Written by: Children's Dental Health Project blog: Teeth Matter
This blog post was written for the Children's Dental Health Project blog: Teeth Matter and is shared with permission.
Despite recent gains in coverage, there is much work to do to improve access to oral health care for pregnant women and children. For starters, many people don’t know that pregnancy and oral health are related. Yet roughly four out of 10 pregnant women have some form of gum disease and several studies suggest that poor oral health may be linked to adverse birth outcomes. Additionally, poor oral health in pregnant women can result in dental caries transmission through saliva from mother to child in the first few years of life. Mother-to-child caries transmission is typically the starting point of early childhood caries, which disproportionally impacts low-income and minority children. Only 42% of women know that receiving dental care during pregnancy is safe, despite the consensus among medical and dental providers that it’s safe for pregnant women to receive dental care.
The Children’s Dental Health Project (CDHP) is determined to help states raise awareness and connect more women and infants to the care they need. Through a cooperative agreement with the Health Resources and Services Administration (HRSA), CDHP leads the Perinatal and Infant Oral Health Quality Improvement (PIOHQI) National Learning Network in partnership with the Association of Maternal and Child Health Programs, the National Academy for State Health Policy, and the Association of State & Territorial Dental Directors. For the past year, the National Network has worked closely with Connecticut, New York, and West Virginia to develop specific goals toward perinatal oral health and implement a quality improvement strategy toward their desired outcomes.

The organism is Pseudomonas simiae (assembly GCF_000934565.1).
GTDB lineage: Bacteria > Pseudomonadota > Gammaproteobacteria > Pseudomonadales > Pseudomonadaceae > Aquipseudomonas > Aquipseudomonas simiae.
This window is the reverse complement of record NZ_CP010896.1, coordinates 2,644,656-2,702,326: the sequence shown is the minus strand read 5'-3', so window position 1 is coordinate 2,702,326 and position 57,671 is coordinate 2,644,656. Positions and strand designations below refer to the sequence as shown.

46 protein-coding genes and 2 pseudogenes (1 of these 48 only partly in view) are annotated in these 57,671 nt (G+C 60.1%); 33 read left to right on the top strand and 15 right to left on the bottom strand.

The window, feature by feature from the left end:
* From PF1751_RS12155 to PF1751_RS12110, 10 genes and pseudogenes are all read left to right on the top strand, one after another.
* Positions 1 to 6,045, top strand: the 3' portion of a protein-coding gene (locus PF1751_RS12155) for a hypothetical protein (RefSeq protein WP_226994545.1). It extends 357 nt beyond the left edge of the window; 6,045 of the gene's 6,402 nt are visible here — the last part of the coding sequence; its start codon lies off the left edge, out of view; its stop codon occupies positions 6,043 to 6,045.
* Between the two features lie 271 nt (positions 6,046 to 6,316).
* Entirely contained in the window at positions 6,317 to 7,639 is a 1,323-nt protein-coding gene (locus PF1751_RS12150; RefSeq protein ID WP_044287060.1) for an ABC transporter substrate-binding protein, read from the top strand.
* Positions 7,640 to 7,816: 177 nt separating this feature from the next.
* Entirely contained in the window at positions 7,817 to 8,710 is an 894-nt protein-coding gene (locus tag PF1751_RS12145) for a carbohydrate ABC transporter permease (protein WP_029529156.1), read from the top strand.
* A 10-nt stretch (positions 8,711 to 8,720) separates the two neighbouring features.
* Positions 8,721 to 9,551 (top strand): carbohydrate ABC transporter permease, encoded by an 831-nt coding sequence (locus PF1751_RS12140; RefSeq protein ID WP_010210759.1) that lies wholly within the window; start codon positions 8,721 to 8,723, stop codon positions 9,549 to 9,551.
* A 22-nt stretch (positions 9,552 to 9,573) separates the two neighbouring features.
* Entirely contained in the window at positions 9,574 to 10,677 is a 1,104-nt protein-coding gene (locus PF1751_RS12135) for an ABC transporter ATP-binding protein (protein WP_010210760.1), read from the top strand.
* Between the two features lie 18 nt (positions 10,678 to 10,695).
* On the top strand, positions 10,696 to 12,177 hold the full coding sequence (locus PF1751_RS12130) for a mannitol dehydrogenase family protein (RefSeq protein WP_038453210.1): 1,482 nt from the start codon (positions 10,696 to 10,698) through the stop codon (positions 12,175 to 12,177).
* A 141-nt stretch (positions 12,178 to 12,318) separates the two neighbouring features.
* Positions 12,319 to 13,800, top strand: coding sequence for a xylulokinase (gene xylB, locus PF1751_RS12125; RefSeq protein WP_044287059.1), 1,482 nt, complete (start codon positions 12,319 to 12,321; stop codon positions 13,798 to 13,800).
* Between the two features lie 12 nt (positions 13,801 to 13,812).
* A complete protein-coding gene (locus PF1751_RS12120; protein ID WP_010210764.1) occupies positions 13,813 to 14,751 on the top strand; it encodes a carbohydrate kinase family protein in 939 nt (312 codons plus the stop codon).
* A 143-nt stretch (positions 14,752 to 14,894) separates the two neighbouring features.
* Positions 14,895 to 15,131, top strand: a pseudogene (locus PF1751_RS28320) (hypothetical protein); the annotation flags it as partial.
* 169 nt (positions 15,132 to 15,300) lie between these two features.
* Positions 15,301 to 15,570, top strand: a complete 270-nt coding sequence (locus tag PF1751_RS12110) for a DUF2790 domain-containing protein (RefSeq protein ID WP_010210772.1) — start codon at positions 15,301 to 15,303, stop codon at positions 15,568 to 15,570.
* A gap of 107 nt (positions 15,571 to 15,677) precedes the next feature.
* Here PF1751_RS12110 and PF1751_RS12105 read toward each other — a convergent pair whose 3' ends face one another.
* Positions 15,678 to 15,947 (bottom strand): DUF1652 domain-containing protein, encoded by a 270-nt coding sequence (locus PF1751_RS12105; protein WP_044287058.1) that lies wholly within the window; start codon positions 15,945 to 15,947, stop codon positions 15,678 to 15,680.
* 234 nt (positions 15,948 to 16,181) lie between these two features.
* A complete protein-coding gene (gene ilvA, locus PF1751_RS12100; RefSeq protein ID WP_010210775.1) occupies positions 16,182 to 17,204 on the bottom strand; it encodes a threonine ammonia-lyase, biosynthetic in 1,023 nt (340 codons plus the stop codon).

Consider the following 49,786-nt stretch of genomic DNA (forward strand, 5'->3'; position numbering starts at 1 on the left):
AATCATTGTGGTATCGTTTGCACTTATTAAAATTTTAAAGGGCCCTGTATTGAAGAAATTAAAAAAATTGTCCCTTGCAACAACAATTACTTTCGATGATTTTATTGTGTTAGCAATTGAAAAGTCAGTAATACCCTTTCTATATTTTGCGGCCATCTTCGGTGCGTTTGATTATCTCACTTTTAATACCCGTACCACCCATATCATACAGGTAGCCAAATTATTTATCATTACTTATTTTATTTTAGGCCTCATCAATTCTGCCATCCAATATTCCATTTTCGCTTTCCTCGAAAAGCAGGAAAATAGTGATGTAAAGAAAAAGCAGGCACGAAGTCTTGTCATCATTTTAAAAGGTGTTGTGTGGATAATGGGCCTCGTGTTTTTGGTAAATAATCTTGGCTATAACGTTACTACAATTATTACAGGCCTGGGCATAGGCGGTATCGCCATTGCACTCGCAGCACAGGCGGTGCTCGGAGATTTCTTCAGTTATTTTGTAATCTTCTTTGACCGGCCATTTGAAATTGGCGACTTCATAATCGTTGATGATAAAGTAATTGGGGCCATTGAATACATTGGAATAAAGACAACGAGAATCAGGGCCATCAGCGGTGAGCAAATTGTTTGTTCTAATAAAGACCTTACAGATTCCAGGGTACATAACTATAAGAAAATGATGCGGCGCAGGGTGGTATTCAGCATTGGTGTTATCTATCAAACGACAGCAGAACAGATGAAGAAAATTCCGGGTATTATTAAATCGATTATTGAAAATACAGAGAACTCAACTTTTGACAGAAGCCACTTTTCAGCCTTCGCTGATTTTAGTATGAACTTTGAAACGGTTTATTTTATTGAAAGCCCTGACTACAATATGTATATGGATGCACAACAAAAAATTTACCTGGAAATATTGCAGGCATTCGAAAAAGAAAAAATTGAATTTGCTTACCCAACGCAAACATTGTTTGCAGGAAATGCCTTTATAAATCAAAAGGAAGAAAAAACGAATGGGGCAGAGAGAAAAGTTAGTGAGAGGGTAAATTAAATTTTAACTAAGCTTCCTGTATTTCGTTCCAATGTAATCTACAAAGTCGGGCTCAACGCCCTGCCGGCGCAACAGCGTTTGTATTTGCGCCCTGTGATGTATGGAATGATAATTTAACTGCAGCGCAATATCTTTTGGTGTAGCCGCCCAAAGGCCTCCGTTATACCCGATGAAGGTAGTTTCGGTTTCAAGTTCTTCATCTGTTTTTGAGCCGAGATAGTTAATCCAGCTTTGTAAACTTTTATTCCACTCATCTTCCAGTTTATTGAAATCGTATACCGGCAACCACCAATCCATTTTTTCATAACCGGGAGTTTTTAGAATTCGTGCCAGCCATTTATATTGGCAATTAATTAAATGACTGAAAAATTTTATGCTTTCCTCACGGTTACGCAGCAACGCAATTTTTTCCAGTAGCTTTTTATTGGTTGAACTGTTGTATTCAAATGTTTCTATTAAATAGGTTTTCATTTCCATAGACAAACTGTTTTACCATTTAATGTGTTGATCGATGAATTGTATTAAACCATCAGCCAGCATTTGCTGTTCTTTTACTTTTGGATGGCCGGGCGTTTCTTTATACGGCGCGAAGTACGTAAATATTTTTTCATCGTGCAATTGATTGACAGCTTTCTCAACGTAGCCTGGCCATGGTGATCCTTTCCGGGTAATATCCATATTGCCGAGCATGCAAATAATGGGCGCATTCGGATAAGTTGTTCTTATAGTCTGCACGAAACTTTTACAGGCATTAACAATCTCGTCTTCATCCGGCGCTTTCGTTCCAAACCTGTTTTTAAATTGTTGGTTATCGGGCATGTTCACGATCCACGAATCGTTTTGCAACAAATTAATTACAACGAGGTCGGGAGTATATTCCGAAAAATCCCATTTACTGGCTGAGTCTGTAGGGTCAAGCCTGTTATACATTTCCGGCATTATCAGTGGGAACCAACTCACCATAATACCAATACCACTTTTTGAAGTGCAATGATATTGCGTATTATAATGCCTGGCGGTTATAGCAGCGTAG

We are pleased to announce that HRSA has awarded eight additional grantees nearly $2 million to join the Network in August. The new grantees are:
The National Learning Network will use the findings of state projects to create a National Framework that will inform leaders across the country about effective strategies to improve access to dental care for pregnant women and infants. This learning collaborative aims to share the successes and challenges of the grantees navigating systems change to improve the oral health of women and infants at the state-level. This requires leadership and collaboration among medical and dental providers to achieve the same goal: reducing health disparities among women and infants. Utilizing the quality improvement process informs the funded projects and other projects strategies and the barriers that would require systemic changes including access to care, infrastructure, payment, and education.
Providing access to high quality oral health care for pregnant women does not stop with the mother—it means oral health for the next generation.